Club Clips: July 18, 2019 Edition

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Tackling the carb question: rebuild or replace?

Not all car carburetors are created equal, but they all have one thing in common. Those darlings must operate on cue and deliver reliable results when it comes to the motive function of an old car.

That maxim was pressed recently in the May 2019 Corsa Comminque, publication of the Corvair Society of America, Inc. (1448 Seagull Drive, Apt. 312, Palm Harbor, FL 34685). Don Keefe serves as executive editor.

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What happens to Corvair carbs can easily happen to carbs on any old car, so take note. The article “Amazing Discovered!” was written by Howard King and is accompanied by a bevy of pictures supporting his tech feature. He noted that time marches forward, but carbs need help along the way. “Time...has not been our friend and unless you are lucky to have purchased NOS carbs or are the original owner you cannot be certain” that your carb consists “of matching parts.”

He explained: “To have a balanced engine with both sides producing the same output at various RPM levels, not only the flow, but the mixture, must be in balance.” Jets are important, to be sure. But that is only “one piece of the whole enchilada,” he explained. The biggest potential drawback is that “big box stores” are known for mixing parts before assembly. In effect, with the mixing of parts comes the possibility of a carb unable to “achieve a true mixture balance over the RPM range and from side to side....”

Worried? That’s not a bad thing, but it need not sink your ship. There are obtainable correct wire gauges that feel the jets and vents to make certain internals are in order. A simple visual or “eyeball” check isn’t sufficient. The writer moves onward with explanatory photos depicting the steps to check matters.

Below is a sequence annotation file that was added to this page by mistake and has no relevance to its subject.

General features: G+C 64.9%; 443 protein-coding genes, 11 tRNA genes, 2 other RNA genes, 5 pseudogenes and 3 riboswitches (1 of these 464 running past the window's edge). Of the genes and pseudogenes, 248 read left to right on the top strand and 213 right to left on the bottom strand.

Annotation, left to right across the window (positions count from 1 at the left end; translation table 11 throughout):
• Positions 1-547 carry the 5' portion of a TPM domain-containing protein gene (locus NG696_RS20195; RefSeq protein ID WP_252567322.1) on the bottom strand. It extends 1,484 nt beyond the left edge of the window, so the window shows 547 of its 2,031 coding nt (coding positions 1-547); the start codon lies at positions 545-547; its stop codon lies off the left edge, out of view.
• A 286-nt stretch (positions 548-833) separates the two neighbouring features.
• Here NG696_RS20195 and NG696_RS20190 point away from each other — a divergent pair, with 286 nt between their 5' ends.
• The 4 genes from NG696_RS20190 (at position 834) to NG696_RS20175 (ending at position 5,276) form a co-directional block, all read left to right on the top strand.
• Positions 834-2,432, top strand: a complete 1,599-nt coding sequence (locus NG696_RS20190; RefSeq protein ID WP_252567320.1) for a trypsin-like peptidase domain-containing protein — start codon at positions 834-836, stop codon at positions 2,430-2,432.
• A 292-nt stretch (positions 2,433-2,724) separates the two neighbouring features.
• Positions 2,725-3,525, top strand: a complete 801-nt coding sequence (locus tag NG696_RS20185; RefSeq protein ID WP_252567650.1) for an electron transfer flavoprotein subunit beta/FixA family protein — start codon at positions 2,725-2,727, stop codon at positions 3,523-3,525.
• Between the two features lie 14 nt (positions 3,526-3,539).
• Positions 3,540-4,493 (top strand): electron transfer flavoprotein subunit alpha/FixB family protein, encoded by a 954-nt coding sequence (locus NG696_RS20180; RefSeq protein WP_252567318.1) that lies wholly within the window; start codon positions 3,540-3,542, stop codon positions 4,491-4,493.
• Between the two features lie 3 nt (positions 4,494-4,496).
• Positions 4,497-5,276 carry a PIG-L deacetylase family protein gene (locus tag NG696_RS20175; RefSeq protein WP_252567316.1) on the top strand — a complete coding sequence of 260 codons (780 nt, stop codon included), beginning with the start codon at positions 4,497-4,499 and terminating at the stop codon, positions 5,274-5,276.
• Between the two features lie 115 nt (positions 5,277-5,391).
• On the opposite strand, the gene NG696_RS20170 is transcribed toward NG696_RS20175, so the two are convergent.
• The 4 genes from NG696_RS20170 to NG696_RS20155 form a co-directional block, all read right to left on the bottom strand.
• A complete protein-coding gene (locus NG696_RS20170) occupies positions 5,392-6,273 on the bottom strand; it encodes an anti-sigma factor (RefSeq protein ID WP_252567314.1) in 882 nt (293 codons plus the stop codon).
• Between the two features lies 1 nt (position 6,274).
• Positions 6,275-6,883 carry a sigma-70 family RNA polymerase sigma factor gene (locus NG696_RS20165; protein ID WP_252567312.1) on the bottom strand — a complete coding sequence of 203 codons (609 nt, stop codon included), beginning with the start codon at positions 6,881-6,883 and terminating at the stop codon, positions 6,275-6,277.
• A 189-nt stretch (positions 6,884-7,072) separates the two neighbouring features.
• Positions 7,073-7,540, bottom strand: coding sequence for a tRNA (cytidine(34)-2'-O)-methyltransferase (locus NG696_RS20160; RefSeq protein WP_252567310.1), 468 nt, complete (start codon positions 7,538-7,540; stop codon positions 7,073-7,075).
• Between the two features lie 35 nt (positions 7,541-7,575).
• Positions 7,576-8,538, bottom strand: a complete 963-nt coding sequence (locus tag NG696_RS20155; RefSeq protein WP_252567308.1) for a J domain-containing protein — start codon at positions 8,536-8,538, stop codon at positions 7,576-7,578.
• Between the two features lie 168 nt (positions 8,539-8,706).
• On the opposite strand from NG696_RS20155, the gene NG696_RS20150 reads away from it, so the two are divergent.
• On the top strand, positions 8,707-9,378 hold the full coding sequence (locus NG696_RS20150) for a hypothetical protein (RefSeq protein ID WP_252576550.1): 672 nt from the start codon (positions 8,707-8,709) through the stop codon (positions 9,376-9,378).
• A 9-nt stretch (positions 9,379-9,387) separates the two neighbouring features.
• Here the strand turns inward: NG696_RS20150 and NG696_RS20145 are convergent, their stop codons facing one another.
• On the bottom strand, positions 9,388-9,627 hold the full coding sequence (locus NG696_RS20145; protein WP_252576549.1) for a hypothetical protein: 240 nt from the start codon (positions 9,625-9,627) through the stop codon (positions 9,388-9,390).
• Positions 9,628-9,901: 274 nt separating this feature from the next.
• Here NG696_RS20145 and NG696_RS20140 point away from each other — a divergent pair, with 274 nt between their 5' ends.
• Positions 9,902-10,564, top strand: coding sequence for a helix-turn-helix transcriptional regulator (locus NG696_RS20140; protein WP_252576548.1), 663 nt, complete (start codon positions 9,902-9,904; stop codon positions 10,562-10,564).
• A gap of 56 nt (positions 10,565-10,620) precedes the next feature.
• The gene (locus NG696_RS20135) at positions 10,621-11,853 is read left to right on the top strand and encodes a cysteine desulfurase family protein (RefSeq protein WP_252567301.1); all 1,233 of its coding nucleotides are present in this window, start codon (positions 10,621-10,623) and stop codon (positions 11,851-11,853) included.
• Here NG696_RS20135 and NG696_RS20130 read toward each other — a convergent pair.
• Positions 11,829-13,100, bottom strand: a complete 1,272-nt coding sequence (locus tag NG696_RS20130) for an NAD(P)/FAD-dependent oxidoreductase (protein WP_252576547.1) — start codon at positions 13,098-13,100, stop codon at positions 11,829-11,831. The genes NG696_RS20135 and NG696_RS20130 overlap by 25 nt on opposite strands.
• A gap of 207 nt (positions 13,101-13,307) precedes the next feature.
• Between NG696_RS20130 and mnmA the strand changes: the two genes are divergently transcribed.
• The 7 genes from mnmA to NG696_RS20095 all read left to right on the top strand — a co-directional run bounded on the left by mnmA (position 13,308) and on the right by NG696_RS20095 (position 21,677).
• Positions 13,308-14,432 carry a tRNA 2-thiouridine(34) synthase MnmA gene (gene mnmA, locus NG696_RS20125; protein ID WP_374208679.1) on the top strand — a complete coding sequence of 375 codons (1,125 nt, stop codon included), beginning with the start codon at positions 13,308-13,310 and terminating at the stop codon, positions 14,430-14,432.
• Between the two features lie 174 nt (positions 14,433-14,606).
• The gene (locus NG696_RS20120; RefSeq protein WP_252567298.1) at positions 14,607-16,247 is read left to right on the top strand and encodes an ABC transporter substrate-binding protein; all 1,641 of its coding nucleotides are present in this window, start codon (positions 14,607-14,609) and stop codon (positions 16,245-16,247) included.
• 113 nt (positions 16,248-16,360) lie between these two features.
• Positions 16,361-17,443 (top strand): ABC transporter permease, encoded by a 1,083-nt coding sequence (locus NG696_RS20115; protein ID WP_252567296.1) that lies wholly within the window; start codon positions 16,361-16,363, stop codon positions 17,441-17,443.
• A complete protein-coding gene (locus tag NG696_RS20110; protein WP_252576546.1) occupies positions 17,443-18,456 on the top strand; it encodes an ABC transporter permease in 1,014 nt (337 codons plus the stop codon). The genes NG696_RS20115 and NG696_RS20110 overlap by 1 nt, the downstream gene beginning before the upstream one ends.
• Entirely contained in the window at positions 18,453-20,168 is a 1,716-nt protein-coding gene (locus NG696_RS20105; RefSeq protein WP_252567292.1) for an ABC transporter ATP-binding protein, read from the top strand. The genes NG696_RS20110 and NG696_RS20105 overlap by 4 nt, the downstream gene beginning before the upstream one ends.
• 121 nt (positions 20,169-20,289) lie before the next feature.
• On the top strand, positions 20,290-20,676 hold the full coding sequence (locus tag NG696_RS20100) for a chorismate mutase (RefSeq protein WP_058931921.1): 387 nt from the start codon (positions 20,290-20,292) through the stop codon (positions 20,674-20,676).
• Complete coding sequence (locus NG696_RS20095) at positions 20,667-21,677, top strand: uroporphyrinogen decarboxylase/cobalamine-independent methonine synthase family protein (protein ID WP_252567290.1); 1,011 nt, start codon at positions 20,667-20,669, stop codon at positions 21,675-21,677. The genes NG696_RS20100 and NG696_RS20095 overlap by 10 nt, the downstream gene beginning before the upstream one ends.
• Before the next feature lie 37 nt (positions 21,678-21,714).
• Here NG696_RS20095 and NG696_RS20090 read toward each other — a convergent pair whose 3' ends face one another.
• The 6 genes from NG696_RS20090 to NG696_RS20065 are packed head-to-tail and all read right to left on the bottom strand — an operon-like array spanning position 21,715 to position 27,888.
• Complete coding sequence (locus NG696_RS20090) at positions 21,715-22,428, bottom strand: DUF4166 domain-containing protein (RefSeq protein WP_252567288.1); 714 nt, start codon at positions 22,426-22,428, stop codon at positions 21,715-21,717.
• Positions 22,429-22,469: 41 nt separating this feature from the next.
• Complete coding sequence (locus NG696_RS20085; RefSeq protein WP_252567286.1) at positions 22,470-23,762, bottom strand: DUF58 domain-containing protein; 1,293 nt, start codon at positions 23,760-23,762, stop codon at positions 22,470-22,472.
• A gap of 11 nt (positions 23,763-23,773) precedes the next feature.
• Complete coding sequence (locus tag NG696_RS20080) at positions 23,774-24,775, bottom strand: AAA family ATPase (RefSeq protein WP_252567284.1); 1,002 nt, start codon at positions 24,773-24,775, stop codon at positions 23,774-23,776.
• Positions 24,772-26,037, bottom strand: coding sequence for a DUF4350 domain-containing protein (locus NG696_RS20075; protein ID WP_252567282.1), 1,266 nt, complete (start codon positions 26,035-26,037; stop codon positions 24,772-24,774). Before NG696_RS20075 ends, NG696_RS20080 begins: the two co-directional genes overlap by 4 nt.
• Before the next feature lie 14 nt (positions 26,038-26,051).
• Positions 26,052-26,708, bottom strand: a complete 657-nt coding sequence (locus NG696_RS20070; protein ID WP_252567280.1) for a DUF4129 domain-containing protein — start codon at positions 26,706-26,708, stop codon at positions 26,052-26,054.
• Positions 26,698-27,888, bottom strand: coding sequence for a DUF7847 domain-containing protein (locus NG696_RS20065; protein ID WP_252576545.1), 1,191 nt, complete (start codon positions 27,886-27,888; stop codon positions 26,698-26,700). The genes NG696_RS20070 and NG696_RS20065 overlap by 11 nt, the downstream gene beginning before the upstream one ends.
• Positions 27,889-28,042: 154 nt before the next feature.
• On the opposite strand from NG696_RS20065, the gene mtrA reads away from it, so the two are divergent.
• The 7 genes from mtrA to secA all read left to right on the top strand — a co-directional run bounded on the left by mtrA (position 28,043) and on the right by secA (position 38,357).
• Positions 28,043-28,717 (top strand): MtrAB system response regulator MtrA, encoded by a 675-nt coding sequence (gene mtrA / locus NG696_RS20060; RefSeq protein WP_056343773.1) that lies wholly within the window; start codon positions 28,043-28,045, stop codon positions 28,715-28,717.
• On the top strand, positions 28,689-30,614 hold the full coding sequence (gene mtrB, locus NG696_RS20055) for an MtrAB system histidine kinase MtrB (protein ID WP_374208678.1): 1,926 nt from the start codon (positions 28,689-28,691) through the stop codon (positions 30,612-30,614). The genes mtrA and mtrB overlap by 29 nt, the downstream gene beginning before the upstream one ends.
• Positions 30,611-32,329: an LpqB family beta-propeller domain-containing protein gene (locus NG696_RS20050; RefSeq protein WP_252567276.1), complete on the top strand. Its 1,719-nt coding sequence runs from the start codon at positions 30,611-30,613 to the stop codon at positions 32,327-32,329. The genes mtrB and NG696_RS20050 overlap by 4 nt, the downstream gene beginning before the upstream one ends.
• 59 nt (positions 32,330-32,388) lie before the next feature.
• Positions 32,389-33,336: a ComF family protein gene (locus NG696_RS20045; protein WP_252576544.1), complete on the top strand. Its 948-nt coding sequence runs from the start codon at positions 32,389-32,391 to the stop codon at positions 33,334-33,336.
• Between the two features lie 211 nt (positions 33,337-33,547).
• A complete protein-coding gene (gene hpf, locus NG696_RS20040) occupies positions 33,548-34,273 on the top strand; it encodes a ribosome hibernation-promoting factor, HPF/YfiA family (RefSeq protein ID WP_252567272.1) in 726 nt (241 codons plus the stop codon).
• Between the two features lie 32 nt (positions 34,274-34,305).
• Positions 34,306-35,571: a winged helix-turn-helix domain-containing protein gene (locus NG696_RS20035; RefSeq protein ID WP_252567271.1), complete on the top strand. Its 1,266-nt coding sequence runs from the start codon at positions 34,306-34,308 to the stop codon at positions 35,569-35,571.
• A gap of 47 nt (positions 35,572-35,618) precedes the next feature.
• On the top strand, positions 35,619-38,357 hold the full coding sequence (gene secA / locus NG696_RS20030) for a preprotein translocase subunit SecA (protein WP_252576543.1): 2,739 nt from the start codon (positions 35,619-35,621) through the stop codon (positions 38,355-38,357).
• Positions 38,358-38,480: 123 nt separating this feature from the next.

While all this relates to various Corvair carburetors made in the 1960s, the advice may transfer to cars of any make and year that carry carbs. Experienced collectors often vouch for the necessity to make certain their carb is properly rebuilt and balanced if roadworthy results are expected. The article proves a salient point that careful and accurate rebuilding are prime factors. Car owners are reminded that even though the old car they consider purchasing has a freshly rebuilt carburetor, that is no guarantee the device is functioning efficiently.

Since do-it-yourselfers are prone to rely on good advice, the article plugs the possible reprinting of the book “How to Identify and Rebuild Corvair Rochester Carburetors” by the late Bob Helt. In effect, stay tuned with the club!

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